Using Environmental Benefit-Cost Analysis to Improve Government Performance

In this paper we first describe the legal and administrative basis of mandates that variously require and eschew economic measures for environmental management. We then summarize the steps involved in benefit-cost analysis and what can and cannot be accomplished with such information. Our basic conclusion is that while the approach is not perfect, benefit-cost analysis has a solid methodological footing and provides a valuable performance measure for an important governmental function, improving the well-being of society. However, benefit-cost analysis requires analytical judgements which, if done poorly, can obfuscate an issue or worse, provide a refuge for scoundrels in the policy debate. We conclude the article with specific suggestions for both the everyday performance of benefit-cost analysis and its use in policy decision-making.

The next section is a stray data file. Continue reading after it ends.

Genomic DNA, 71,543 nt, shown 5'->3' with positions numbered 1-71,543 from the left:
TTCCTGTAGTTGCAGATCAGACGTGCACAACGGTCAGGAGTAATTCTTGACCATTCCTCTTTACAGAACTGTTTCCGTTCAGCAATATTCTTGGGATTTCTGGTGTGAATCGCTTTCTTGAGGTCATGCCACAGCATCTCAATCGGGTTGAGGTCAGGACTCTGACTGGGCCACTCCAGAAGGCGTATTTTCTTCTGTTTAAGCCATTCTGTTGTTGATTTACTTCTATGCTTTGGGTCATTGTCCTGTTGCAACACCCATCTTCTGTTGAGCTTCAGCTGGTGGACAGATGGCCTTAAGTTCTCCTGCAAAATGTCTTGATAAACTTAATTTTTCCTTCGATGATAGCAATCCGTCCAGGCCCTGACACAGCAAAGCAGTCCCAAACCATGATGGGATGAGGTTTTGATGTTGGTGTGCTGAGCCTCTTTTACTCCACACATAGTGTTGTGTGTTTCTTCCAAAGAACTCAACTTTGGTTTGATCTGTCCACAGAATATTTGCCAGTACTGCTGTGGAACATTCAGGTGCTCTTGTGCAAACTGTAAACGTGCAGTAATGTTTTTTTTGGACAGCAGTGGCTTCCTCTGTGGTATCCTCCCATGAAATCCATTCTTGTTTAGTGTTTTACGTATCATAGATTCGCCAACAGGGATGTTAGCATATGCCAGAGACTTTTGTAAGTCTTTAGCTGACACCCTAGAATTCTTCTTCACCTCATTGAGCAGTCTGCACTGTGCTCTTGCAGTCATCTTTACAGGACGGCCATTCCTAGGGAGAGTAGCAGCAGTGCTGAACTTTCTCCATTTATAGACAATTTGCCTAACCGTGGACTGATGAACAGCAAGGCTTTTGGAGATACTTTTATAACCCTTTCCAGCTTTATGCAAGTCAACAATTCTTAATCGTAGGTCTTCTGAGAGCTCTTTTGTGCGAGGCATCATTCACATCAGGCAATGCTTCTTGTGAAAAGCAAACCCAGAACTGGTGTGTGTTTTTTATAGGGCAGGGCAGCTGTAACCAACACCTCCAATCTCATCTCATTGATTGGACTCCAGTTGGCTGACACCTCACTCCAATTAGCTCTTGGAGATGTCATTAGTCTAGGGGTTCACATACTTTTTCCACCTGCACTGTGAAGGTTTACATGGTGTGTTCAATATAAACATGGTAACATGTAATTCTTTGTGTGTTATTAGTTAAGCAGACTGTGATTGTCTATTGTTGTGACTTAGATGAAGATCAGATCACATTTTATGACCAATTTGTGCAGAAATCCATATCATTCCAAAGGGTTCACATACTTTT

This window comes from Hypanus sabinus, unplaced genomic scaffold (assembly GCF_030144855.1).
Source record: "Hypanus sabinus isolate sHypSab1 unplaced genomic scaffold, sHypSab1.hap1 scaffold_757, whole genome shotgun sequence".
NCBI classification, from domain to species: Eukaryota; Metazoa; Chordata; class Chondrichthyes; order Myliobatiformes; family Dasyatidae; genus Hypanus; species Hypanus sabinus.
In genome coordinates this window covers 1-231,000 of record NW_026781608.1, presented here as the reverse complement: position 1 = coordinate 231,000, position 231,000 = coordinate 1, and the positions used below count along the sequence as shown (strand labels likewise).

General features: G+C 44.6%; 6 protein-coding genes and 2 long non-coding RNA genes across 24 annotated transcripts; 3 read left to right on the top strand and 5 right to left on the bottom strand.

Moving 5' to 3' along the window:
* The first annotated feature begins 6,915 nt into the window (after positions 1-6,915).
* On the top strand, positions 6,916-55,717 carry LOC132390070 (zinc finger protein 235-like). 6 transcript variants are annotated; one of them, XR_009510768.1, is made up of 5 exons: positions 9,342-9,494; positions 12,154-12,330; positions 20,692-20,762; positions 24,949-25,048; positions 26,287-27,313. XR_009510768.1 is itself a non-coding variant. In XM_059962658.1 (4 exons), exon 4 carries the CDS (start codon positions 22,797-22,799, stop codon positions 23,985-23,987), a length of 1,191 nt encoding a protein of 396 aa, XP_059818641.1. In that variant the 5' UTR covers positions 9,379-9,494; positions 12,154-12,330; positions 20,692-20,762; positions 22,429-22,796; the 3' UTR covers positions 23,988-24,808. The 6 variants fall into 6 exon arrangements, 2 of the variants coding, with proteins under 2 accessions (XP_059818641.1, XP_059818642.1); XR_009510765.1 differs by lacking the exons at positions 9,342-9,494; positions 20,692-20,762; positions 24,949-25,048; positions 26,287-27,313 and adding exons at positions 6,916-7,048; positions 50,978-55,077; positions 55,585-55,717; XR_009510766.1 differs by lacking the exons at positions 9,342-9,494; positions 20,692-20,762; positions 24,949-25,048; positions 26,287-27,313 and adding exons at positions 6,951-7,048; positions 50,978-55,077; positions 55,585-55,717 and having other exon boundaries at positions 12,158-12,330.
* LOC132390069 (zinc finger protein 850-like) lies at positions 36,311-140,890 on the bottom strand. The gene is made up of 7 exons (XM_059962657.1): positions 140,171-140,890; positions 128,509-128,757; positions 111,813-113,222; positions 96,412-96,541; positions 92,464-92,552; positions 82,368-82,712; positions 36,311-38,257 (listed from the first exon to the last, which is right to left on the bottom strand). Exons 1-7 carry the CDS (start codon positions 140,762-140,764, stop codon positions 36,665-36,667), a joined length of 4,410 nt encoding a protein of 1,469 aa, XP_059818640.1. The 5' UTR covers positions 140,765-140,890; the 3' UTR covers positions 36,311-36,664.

Issue Date:
1998
Publication Type:
Working or Discussion Paper
PURL Identifier:
http://purl.umn.edu/10598
Total Pages:
19
JEL Codes:
Q28; D61; H43
Series Statement:
Discussion Paper 99-11




 Record created 2017-04-01, last modified 2017-04-04

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